Between 23 – 30 kilometers we walked and ran. But mostly a lot of walking. I was still happy and didn’t care much about the time.

Pinky and Kim Paris Marathon

We were running along the Seine and through tunnels with DJ’s and laser light shows! But Kim wasn’t feeling well at all. My right foot was hurting a bit. I knew what I needed to do and I felt pretty guilty about it. I was going to have to leave Kim behind. We made it through another couple of KM’s, hit another loo (for Kim; I stood outside and ate a raisin bun with honey) and then finally Kim convinced me to go on by myself. I cried when she said “Don’t worry! I still love you!”, we hugged and I started off on my own (well, with thousands of others on the course).

Some point soon after, around 35KM, everything just became a bit of a blur. I kept seeing the numbers… 36… 37…38… but honestly I did not notice much around me. Putting one foot in front of the other was the goal. I stopped a couple of times because my foot and calf were bugging me, but otherwise pressed on. I was in so much of a fog that I missed the wine stop somewhere around 40 kilometers!

Somewhere around 41KM I snapped out of my fog, came around a corner and saw my man and a few friends from our group cheering for me! I was nearly there!!


Somehow my legs and feet kept going and I crossed the finish line at 5:12:52 and yes, I definitely cried! That ugly, chest-shaking, snotty cry!

I walked over to our baggage area and camped out waiting for Kim. She wasn’t far behind me, about as long as it took to get my bloody toes into compression socks! We hugged, sat down together for a bit and then finally made our way to the exit to meet our people again. tons of hugs and kisses and of course, the obligatory photo near the Arc du Triomphe.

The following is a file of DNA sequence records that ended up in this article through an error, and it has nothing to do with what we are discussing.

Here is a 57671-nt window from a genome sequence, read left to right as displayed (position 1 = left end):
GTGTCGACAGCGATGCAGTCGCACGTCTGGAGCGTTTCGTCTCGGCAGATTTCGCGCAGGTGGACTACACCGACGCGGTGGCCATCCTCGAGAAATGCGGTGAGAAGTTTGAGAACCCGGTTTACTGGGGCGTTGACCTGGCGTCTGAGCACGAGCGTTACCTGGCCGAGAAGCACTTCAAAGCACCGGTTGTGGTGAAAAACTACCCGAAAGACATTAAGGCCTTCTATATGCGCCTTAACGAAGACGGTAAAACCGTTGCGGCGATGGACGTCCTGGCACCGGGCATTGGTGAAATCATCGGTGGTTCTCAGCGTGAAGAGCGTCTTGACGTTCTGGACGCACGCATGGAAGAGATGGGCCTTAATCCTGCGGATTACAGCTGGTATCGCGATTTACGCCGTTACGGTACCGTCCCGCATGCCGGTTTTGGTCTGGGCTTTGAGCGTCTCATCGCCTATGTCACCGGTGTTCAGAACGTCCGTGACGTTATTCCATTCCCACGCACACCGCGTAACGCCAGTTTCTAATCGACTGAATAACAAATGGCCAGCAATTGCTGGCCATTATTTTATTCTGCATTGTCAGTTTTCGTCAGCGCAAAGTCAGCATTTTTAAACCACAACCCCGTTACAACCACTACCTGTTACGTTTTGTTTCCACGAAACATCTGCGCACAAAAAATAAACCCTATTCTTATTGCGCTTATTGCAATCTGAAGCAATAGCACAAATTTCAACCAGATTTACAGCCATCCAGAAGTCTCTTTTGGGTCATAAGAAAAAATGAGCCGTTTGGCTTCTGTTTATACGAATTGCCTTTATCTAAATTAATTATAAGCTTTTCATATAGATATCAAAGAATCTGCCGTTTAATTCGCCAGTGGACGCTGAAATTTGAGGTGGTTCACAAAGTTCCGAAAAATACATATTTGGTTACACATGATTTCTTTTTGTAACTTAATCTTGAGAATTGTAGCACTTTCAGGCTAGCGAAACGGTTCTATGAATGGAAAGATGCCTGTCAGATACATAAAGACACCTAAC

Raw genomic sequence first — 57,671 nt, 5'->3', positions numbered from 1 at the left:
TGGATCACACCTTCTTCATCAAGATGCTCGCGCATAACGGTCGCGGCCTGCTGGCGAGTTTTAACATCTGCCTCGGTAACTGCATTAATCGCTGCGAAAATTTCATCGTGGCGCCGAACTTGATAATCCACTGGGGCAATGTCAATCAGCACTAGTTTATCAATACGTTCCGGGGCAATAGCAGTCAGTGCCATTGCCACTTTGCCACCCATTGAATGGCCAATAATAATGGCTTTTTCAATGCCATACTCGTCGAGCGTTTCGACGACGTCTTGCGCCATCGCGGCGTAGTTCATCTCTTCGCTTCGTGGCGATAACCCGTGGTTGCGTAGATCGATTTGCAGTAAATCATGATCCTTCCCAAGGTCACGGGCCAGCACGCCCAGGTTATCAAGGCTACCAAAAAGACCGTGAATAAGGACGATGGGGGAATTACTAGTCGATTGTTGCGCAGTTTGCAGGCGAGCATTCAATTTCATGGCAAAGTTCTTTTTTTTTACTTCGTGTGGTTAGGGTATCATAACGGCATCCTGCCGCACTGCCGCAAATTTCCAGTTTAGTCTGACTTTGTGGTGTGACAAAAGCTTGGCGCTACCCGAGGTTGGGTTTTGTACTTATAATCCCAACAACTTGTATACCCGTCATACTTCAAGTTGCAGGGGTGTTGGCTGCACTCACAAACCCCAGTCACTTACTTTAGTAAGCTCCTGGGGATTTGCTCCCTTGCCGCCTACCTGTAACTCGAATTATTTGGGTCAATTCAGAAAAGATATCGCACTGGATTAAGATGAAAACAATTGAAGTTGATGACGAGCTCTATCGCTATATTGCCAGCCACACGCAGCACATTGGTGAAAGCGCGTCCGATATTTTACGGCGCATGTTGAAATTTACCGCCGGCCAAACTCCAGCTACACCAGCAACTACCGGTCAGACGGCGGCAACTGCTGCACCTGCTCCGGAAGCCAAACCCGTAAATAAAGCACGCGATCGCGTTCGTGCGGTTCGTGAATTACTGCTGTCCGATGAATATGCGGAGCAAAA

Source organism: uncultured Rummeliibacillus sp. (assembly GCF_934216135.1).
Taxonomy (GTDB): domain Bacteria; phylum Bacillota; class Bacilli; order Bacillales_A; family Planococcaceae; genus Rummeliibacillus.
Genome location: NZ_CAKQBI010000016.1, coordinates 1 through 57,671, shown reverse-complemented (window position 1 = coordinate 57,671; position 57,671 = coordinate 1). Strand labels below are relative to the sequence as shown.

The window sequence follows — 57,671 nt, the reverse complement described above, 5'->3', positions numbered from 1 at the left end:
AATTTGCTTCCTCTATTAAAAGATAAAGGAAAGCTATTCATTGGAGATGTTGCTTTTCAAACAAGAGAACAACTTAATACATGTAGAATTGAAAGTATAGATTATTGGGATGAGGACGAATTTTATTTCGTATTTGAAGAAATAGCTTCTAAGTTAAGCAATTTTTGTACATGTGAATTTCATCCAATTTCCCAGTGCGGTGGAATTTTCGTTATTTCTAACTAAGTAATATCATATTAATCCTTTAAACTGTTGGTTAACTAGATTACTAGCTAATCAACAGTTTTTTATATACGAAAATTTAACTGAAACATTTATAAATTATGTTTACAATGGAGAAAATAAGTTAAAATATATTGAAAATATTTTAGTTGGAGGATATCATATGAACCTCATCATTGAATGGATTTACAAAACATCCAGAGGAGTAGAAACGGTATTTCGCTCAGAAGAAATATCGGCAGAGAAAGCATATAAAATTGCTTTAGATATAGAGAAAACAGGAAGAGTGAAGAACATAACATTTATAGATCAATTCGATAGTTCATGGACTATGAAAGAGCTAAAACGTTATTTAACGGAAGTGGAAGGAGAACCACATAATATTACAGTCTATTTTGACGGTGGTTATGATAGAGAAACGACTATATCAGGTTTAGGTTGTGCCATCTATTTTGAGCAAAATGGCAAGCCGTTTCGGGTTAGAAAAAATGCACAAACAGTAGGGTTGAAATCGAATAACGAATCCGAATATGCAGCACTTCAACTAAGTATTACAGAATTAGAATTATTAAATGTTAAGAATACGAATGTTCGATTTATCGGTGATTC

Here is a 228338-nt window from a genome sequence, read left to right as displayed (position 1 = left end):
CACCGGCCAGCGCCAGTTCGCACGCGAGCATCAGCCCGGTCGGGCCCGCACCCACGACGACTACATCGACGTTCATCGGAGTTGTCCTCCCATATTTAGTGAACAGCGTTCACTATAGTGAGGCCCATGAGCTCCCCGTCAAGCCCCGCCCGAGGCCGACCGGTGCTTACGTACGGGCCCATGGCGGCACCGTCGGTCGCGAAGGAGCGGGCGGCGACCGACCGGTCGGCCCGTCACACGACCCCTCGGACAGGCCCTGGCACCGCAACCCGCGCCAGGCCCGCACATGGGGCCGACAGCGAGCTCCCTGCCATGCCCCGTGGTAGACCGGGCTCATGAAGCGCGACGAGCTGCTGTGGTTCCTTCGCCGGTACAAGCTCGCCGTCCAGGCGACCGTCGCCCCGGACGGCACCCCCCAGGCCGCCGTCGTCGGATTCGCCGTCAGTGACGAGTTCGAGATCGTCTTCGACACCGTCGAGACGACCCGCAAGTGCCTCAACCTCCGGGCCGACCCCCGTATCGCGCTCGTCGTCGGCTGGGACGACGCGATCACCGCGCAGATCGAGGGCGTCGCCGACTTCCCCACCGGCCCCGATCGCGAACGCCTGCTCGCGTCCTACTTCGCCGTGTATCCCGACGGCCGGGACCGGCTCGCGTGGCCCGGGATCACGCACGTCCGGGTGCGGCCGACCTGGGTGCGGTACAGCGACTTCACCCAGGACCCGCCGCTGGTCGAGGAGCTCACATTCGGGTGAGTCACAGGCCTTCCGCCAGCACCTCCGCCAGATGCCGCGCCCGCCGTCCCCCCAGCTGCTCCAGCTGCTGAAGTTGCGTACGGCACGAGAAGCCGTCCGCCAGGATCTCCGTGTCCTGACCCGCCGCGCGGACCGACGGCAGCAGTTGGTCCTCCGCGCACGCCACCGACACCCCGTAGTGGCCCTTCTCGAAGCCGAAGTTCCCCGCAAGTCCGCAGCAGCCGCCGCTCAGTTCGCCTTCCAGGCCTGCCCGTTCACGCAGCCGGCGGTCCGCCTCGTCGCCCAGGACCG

Afterwards the Hubs and I went together to FINALLY have a couple of beers and some grub and then joined the rest later at the apartment.

Celebratory Beer

I am now officially a marathoner!!

paris marathon map

Marathoner Pinky

Highlights of the Race:

1. DUH!! It’s Paris!
2. Crowd Support – absolutely phenomenal.
3. Drink and Fuel stations every 5KM. Also small bottles of water to take rather than flimsy cups.
4. The music along the way; rock bands, traditional horns, drum bands. ALL amazing!
5. Organisation in general. From the Expo and packet pickup to baggage drop off to clear instructions along the way to get to starting corrals, etc.
6. The bling is gorgeous!

Slight Irritations:

1. Not enough loos in the starting corrals
2. Bottle caps and orange/ banana peels all over the street at water/fuel stops. Pretty dangerous.
3. Groups of people running on the right, left and in between, very willy-nilly (that’s not the fault of the organisation per se, that’s people not really running by the “rules” ). It was hard to maneuver in the beginning.

Would I do Paris again? Well, I’ve already signed up for next year!! It’s a definite YES!